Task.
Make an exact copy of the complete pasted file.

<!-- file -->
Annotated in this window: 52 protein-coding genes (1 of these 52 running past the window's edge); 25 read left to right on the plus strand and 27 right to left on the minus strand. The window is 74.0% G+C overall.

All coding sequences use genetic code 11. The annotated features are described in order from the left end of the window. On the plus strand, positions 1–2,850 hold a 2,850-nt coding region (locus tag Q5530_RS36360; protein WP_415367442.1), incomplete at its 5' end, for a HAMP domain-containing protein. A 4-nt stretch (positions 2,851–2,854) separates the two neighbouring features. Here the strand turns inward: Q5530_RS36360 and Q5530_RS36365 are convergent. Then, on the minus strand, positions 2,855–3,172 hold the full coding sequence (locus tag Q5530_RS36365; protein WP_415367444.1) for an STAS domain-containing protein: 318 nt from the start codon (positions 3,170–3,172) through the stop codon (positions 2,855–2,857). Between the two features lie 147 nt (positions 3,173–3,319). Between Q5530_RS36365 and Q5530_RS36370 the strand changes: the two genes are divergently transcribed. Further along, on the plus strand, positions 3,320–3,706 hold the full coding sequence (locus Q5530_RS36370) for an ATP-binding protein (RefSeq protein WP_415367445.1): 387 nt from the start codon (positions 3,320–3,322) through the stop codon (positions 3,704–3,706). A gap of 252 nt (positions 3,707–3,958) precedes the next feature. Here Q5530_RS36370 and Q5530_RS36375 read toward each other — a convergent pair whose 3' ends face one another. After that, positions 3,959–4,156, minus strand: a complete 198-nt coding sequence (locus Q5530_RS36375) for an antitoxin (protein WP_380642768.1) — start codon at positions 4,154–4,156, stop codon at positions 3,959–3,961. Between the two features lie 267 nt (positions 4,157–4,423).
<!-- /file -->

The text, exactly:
Annotated in this window: 52 protein-coding genes (1 of these 52 running past the window's edge); 25 read left to right on the plus strand and 27 right to left on the minus strand. The window is 74.0% G+C overall.

All coding sequences use genetic code 11. The annotated features are described in order from the left end of the window. On the plus strand, positions 1–2,850 hold a 2,850-nt coding region (locus tag Q5530_RS36360; protein WP_415367442.1), incomplete at its 5' end, for a HAMP domain-containing protein. A 4-nt stretch (positions 2,851–2,854) separates the two neighbouring features. Here the strand turns inward: Q5530_RS36360 and Q5530_RS36365 are convergent. Then, on the minus strand, positions 2,855–3,172 hold the full coding sequence (locus tag Q5530_RS36365; protein WP_415367444.1) for an STAS domain-containing protein: 318 nt from the start codon (positions 3,170–3,172) through the stop codon (positions 2,855–2,857). Between the two features lie 147 nt (positions 3,173–3,319). Between Q5530_RS36365 and Q5530_RS36370 the strand changes: the two genes are divergently transcribed. Further along, on the plus strand, positions 3,320–3,706 hold the full coding sequence (locus Q5530_RS36370) for an ATP-binding protein (RefSeq protein WP_415367445.1): 387 nt from the start codon (positions 3,320–3,322) through the stop codon (positions 3,704–3,706). A gap of 252 nt (positions 3,707–3,958) precedes the next feature. Here Q5530_RS36370 and Q5530_RS36375 read toward each other — a convergent pair whose 3' ends face one another. After that, positions 3,959–4,156, minus strand: a complete 198-nt coding sequence (locus Q5530_RS36375) for an antitoxin (protein WP_380642768.1) — start codon at positions 4,154–4,156, stop codon at positions 3,959–3,961. Between the two features lie 267 nt (positions 4,157–4,423).